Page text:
Werp - I had a word processor when I was in high school running on an Apple II. I didn't like it much. so I tried another and another and another. eventually I settled on AppleWriter and Word Star (which ran in CP/M on a Z80 card). but I spent way too much time dealing with the technicalities of the tools instead of focusing on writing. today I do most of my writing using TextEdit because it's simple and stable (it's NEVER crashed on me in 10+ years). in any case the writing tool has to have two things: automatic saving and basic formatting keys for things like bold and italic. formatting text usually lands itself in one of two tools: Word or inDesign. both have their strong points. each require a bit of learning to make useful. you really should keep capturing thoughts and formatting them as two separate tasks. otherwise you'll get behind. lean featureless tools equate to speed while powerful do-it-alls should be eschewed until there is time to deal with the complexity you require.

 

Flash Cards - I hate them because I have to make them for the subject I want to learn. but the act of making is part of the reinforcement which is what most education specialist miss when they recommend flash cards as a learning tool. but that's not the only problem with them. eventually you want to turn them into a test of sorts. that means using an intimidating person to control the flow and grade you as you go. which doesn't help the confidence part of learning. better to use a robot to help with the testing because it doesn't give a care if you pass or fail or bail.

 

one of the overlooked (and possibly best) tool to do this of course is Power Point. gag. I can hear you all gag. well. it would work. it's fast for doing the creation. supports graphics and sound via drag and drop interface. you could get clever on the printing of the cards using a left /right fold the slide method. and it could make for an interesting study group teaching tool. plus you get to be a PowerPoint expert.

 

TXT to Speech - three years ago some random hit my head with a baseball bat with the intent of robbing me of the stuff in my pockets. or just practicing random acts of violence. since then I have had a very hard time writing. and the thing that has saved me is using the built-in text to speech tools. these have existed since OS7. there used to be a "read the error" feature for dialogs. you could change the beep sound to be a beep word. in fact the beep word could come from a list of words that were picked at random. so we taught our Mac's in the office to swear like sailors. "CRAP! the printer is out of paper." "DAMMIT! you are not connected to the internet!" "Son of a… the file server…" you get the idea. anyway, I use the reading feature as a proofing tool. it helps me find the words that are missing that I thought I wrote. or reveals that I used the wrong word. again.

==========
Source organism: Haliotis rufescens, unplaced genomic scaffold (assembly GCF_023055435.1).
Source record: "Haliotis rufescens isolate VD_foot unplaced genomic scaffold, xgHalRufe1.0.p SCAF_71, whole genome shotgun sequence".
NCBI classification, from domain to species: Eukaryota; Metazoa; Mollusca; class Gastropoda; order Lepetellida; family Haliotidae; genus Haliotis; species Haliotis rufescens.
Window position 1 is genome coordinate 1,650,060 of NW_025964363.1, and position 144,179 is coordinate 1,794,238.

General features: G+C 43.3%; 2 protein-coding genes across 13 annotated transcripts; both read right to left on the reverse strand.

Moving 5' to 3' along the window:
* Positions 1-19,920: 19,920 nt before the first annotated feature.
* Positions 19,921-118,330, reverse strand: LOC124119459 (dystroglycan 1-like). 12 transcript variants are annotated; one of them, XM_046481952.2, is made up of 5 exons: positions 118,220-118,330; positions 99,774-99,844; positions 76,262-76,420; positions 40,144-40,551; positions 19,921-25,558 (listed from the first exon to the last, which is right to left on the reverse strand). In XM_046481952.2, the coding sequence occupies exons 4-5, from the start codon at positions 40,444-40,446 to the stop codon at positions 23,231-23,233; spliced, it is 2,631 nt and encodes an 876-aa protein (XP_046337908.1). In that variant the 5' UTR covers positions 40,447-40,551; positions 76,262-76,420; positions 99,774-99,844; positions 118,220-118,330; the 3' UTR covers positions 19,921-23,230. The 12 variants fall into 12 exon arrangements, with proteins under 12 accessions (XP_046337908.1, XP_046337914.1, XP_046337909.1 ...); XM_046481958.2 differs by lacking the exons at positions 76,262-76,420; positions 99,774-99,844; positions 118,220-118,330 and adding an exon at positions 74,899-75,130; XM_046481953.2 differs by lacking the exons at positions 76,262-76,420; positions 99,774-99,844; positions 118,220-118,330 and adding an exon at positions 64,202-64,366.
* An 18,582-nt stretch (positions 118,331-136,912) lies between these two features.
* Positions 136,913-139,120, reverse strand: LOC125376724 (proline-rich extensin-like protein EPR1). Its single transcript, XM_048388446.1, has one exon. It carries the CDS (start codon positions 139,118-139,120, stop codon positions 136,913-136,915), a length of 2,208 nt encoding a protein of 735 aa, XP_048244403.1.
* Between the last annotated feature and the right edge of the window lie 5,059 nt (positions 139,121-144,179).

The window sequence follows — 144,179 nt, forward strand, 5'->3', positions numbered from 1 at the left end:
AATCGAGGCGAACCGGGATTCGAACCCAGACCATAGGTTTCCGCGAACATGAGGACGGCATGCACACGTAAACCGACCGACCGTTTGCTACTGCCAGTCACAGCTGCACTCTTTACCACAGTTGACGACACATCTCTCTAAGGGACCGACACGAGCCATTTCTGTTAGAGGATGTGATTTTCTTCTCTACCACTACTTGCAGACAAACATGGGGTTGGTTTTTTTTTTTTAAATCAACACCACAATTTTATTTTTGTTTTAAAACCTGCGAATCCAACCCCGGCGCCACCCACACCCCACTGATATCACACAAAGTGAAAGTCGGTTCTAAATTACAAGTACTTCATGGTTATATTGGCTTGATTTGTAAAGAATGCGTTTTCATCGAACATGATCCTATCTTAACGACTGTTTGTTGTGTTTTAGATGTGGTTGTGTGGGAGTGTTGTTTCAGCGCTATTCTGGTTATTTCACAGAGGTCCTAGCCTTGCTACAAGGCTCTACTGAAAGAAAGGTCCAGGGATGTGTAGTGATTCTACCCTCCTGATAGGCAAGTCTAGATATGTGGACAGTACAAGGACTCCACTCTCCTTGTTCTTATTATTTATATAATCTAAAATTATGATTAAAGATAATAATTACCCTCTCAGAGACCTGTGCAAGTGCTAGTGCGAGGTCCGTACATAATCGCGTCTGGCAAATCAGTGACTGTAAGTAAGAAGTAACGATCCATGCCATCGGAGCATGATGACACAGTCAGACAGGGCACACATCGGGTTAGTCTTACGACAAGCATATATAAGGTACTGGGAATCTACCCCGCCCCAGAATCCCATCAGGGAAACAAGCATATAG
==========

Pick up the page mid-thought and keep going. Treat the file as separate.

all of these tools can be found for that old, old Mac. you just have to dig for them. in many cases there was really good versions running on OS9 that never got moved over to OSX. like MORE for example. in fact that's a perfect example. there were lots of "hypercard" tools made for education that didn't make the cut because the legacy didn't always translate into new sales.

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I haven't been in a classroom as a prof in 10 years but if I walked into one today it would be like nothing changed.

 

John, with all due respect, how can you say such a thing ? I would submit that anyone ... in any field ... who has been away from things for ten years is going to be a bit out of touch. Do you know that in some states ( upstate NY included ) they are talking about doing away with textbooks and using tablets within 3 years ... for High School ! Education has not changed much in the last 40 years when it comes to Technology ? In 1972 ( 40 years ago ) my HS was using a mainframe that you had to input using punch cards. They had NO terminals and NO homework or research was done on anything similar to a PC ... and the closest thing to the idea of the internet was something you might see on a re-run of Star Trek.